The initiatives will address the issue of funding, training and services.
Google has announced it will assist half a million of small businesses in South Africa through funding, training and other services – seeing how severely the Covid-19 pandemic has impacted on our economy and worsened unemployment levels.
An online platform called ‘Google My Business’ has already been established by the company to help thousands of small businesses get onto search engines.
Google SA head Alistair Mokoena said small business experienced the worst impact of the Covid-19 pandemic.
“Many of them have had to figure out quickly how to pivot their operations to a ‘digital-first’ approach. Yet, there remains a gap between those who can access these online opportunities and those who can’t. That’s the gap we want to bridge with this initiative,” he said.
Mokoena said the Google My Business will work with a company’s profile – to help your business keep customers informed with the latest news, create custom posters and social posts.
Google.org will also help with an amount of R12.5 million in IT support scholarships across the African continent.
Job seekers can also access the ‘Grow with Google’ training portal for help in growing their careers or businesses at their own pace and through flexible and personalised training courses.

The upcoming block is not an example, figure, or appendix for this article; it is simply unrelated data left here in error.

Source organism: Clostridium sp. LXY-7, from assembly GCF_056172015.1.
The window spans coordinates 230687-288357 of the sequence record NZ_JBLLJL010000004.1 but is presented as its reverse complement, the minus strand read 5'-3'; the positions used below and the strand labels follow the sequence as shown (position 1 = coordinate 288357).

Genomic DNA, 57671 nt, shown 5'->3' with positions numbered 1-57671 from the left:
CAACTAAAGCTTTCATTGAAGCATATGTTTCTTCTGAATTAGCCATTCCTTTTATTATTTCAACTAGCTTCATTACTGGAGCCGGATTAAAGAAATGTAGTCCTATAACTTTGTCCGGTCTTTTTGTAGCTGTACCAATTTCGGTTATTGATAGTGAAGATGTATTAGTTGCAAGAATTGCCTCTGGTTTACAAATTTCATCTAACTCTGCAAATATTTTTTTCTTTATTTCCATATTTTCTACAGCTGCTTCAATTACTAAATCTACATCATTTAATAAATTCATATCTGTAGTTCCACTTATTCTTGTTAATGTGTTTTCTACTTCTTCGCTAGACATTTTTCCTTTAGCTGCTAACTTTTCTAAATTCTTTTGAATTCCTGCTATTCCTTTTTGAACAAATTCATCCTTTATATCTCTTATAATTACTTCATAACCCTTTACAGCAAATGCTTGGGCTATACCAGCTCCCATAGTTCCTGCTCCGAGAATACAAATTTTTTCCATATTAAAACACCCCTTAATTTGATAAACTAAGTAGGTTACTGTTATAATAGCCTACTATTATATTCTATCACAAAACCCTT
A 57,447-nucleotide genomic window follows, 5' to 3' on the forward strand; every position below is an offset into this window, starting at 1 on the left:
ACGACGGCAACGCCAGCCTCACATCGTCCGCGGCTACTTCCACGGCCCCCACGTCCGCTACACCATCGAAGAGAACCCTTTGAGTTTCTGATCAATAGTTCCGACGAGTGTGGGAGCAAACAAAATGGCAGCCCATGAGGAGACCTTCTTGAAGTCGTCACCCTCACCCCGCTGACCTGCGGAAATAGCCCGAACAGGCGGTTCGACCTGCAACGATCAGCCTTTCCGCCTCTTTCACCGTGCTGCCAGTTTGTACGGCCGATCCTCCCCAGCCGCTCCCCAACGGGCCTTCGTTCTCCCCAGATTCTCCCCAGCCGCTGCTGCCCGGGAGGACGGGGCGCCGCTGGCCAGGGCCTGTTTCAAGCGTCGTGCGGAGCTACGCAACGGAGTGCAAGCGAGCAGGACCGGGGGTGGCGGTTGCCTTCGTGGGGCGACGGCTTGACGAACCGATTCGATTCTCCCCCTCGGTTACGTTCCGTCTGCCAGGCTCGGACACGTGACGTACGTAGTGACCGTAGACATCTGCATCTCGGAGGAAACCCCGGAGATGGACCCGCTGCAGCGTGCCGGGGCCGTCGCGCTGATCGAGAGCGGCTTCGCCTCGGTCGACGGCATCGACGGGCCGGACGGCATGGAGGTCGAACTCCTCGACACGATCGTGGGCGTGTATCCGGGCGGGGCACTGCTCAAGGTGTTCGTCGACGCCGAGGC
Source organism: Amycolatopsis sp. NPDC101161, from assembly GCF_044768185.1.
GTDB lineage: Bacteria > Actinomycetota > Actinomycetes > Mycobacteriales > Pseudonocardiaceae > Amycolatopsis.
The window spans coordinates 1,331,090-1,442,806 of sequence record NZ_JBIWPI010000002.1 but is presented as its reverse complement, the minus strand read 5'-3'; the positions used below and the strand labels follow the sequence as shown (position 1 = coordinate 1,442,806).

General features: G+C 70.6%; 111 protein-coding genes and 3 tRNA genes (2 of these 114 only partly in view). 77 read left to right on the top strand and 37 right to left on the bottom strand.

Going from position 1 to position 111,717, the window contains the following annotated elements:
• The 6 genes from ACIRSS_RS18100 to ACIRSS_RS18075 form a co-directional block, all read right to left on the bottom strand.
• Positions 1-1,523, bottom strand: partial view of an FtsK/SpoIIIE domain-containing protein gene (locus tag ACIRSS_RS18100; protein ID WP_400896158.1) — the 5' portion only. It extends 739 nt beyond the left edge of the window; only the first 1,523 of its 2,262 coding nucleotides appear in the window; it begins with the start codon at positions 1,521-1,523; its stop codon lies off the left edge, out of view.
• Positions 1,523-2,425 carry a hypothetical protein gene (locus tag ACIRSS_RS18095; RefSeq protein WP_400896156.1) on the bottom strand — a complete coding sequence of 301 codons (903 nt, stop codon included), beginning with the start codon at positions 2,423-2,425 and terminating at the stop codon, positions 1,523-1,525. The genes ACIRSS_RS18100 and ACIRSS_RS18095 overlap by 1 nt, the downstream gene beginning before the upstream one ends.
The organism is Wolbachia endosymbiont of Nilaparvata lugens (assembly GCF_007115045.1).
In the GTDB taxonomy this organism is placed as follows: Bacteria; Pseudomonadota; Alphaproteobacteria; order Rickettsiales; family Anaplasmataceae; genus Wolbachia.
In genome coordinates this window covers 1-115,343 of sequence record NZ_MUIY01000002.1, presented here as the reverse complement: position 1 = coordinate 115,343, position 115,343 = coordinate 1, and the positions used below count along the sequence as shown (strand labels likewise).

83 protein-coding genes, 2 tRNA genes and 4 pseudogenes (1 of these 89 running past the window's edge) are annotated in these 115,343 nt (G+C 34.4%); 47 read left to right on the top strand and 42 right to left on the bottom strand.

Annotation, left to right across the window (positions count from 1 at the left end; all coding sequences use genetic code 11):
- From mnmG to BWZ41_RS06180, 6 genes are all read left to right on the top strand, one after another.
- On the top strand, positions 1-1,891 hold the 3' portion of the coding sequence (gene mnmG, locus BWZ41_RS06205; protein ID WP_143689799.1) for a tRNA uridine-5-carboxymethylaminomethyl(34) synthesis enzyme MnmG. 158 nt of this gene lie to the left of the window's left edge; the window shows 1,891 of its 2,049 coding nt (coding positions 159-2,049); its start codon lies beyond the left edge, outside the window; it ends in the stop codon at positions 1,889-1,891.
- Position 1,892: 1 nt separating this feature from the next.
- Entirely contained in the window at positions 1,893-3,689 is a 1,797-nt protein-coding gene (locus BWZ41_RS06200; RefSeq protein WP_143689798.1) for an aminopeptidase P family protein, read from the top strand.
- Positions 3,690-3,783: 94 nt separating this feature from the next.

To help teachers keep teaching, Google aims to give 25 000 educators access to free online training sessions and resources, such as ‘Teach From Anywhere’.
To provide assistance to vulnerable populations, Google.org has set aside R50 million ($3 million) in grants to non-profits that support education, entrepreneurship and women empowerment across Africa. R8.3 million ($500,000) of that is going towards a grant to the Praekelt Foundation – a software development non-profit that builds open-source, scalable mobile technologies and solutions to improve the health and well-being of underprivileged people – in order to help train micro and small businesses in South Africa, Kenya and Nigeria.
An additional R8.3 million ($500,000) grant is going to Youth Employment Services in order to provide twelve-month employment opportunities and digital skills to young black people in South Africa.
“We will continue to do our part to help businesses recover and grow, help more people prepare for jobs, and support students, teachers and underserved communities. And in-so-doing, we hope to create real economic opportunity for everyone,” said Mokoena.
(edited by ZK)
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